Drought-caused tree dieback is an issue around the world as climates change and many areas become dryer and hotter. A drought from 1998-2004 resulted in a significant tree dieback event in many of the wooded areas in portions of the Jemez Mountains and the adjacent Pajarito Plateau in northern New Mexico. The objectives of this study were to evaluate and quantify the differences in tree mortality before and after a recent drought in the ponderosa pine and spruce-fir ecosystems, and to assess the effect of mechanical thinning on ponderosa pine mortality. Significant increases in mortality were observed in the unthinned ponderosa pine ecosystem. Mortality varied significantly between species and within size classes. Mechanical thinning of ponderosa pines reduced overstory mortality to non-significant levels. A lack of rainfall, snowfall, and increases in daily minimum temperature contributed most to the mortality. Adaptive management, including the use of thinning activities, appear to moderate the impact of climate change on ponderosa pine forests in this region, increasing the long-term health of the ecosystem. The impact of climate change on the spruce-fir ecosystems may accelerate successional changes.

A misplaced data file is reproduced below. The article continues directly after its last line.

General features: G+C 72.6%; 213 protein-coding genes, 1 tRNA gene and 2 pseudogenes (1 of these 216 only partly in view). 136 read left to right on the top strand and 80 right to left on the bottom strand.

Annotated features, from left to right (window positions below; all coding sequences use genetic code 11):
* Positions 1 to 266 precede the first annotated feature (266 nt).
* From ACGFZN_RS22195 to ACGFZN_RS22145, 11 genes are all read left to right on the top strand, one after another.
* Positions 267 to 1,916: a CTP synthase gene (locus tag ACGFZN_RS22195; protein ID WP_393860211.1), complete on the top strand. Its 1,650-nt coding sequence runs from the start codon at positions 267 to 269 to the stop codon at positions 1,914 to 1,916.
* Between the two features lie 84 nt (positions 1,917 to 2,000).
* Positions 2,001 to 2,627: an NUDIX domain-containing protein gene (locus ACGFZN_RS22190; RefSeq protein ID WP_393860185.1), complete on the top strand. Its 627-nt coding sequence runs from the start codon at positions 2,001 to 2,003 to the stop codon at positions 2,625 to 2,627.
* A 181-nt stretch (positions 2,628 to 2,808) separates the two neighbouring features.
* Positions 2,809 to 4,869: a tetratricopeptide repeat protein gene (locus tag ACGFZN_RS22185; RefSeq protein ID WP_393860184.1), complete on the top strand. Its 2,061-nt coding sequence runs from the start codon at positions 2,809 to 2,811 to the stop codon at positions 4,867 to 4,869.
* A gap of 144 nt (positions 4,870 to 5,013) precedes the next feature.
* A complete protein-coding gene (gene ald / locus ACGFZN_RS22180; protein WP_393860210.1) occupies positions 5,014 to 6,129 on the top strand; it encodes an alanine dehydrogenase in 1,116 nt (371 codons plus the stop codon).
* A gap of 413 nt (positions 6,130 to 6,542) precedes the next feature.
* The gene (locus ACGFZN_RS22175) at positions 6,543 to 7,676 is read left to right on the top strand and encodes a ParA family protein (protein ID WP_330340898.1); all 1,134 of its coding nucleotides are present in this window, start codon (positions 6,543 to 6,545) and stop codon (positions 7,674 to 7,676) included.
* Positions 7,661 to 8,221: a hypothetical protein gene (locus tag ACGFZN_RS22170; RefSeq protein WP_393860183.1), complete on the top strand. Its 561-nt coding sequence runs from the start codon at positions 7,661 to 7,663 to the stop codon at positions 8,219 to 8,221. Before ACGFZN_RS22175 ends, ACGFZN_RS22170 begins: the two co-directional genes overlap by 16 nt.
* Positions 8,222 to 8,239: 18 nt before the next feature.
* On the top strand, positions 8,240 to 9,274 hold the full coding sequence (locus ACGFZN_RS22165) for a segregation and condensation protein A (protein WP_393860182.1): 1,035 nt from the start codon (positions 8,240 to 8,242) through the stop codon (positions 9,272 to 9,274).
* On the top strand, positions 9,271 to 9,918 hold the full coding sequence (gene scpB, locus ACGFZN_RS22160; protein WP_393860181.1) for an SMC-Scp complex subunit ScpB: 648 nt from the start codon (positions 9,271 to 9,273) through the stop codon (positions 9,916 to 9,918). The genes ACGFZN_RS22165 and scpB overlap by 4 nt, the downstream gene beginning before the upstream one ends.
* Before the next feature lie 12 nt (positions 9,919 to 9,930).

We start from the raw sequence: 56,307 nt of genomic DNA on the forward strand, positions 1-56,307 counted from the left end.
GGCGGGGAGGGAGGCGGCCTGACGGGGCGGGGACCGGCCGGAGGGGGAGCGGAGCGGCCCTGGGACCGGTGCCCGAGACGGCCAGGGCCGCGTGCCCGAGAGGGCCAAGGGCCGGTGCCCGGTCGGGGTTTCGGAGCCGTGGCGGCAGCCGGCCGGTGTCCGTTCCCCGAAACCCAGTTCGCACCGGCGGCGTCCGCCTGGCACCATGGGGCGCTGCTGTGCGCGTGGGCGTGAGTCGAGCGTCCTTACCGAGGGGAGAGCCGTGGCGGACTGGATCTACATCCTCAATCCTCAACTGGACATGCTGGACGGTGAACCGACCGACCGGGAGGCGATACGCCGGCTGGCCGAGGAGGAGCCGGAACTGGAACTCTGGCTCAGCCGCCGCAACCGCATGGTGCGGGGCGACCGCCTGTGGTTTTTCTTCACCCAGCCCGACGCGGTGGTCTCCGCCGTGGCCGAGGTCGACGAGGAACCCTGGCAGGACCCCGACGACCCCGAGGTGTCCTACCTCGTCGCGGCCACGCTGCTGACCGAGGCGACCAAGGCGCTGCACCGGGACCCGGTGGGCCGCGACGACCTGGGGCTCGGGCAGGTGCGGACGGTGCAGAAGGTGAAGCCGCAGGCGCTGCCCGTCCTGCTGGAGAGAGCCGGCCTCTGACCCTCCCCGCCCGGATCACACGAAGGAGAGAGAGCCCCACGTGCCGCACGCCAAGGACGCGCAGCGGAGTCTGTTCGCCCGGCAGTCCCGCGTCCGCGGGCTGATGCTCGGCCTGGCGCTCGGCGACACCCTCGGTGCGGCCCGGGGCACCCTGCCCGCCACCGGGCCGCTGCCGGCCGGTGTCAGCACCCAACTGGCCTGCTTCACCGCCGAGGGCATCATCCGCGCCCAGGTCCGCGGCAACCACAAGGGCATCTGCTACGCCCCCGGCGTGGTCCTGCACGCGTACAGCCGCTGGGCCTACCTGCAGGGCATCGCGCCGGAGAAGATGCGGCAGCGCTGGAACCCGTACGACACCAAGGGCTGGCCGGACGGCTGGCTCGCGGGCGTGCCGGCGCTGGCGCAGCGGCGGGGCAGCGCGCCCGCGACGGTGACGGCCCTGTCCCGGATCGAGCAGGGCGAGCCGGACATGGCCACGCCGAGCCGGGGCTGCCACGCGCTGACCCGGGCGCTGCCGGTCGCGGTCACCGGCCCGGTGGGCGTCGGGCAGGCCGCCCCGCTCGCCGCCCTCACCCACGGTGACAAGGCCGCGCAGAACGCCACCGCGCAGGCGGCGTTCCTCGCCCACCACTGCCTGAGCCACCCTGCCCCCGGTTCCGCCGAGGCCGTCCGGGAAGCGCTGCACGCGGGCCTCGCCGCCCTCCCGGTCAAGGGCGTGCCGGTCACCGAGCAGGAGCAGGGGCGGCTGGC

Oswald, B.P., S.C. Dugan, R.G. Balice, D.R. Unger. 2016. Overstory Tree Mortality in the Ponderosa Pine and Spruce-Fir Ecosystems Following a Drought in Northern New Mexico. Forests. www.mdpi.com/1999-4907/7/10/225